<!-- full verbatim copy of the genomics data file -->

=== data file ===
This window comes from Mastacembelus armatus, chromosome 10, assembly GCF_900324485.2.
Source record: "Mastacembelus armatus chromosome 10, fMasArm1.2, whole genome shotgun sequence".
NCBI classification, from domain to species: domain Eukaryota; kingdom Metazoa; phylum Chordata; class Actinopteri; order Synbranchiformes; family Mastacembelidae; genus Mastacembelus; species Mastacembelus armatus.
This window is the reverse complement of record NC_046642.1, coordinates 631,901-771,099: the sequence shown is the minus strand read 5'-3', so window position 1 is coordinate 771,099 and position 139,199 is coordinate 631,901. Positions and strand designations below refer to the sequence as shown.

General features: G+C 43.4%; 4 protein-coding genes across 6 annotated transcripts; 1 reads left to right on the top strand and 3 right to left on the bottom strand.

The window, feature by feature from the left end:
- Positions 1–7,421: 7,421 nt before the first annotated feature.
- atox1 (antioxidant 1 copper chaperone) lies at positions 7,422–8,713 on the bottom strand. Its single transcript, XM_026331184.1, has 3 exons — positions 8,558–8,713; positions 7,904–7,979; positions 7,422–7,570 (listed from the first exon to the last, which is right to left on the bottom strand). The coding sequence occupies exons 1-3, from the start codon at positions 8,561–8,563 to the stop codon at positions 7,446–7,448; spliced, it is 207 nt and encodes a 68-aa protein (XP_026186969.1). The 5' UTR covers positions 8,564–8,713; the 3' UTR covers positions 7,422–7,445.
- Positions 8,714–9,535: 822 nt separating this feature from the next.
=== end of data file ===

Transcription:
This window comes from Mastacembelus armatus, chromosome 10, assembly GCF_900324485.2.
Source record: "Mastacembelus armatus chromosome 10, fMasArm1.2, whole genome shotgun sequence".
NCBI classification, from domain to species: domain Eukaryota; kingdom Metazoa; phylum Chordata; class Actinopteri; order Synbranchiformes; family Mastacembelidae; genus Mastacembelus; species Mastacembelus armatus.
This window is the reverse complement of record NC_046642.1, coordinates 631,901-771,099: the sequence shown is the minus strand read 5'-3', so window position 1 is coordinate 771,099 and position 139,199 is coordinate 631,901. Positions and strand designations below refer to the sequence as shown.

General features: G+C 43.4%; 4 protein-coding genes across 6 annotated transcripts; 1 reads left to right on the top strand and 3 right to left on the bottom strand.

The window, feature by feature from the left end:
- Positions 1–7,421: 7,421 nt before the first annotated feature.
- atox1 (antioxidant 1 copper chaperone) lies at positions 7,422–8,713 on the bottom strand. Its single transcript, XM_026331184.1, has 3 exons — positions 8,558–8,713; positions 7,904–7,979; positions 7,422–7,570 (listed from the first exon to the last, which is right to left on the bottom strand). The coding sequence occupies exons 1-3, from the start codon at positions 8,561–8,563 to the stop codon at positions 7,446–7,448; spliced, it is 207 nt and encodes a 68-aa protein (XP_026186969.1). The 5' UTR covers positions 8,564–8,713; the 3' UTR covers positions 7,422–7,445.
- Positions 8,714–9,535: 822 nt separating this feature from the next.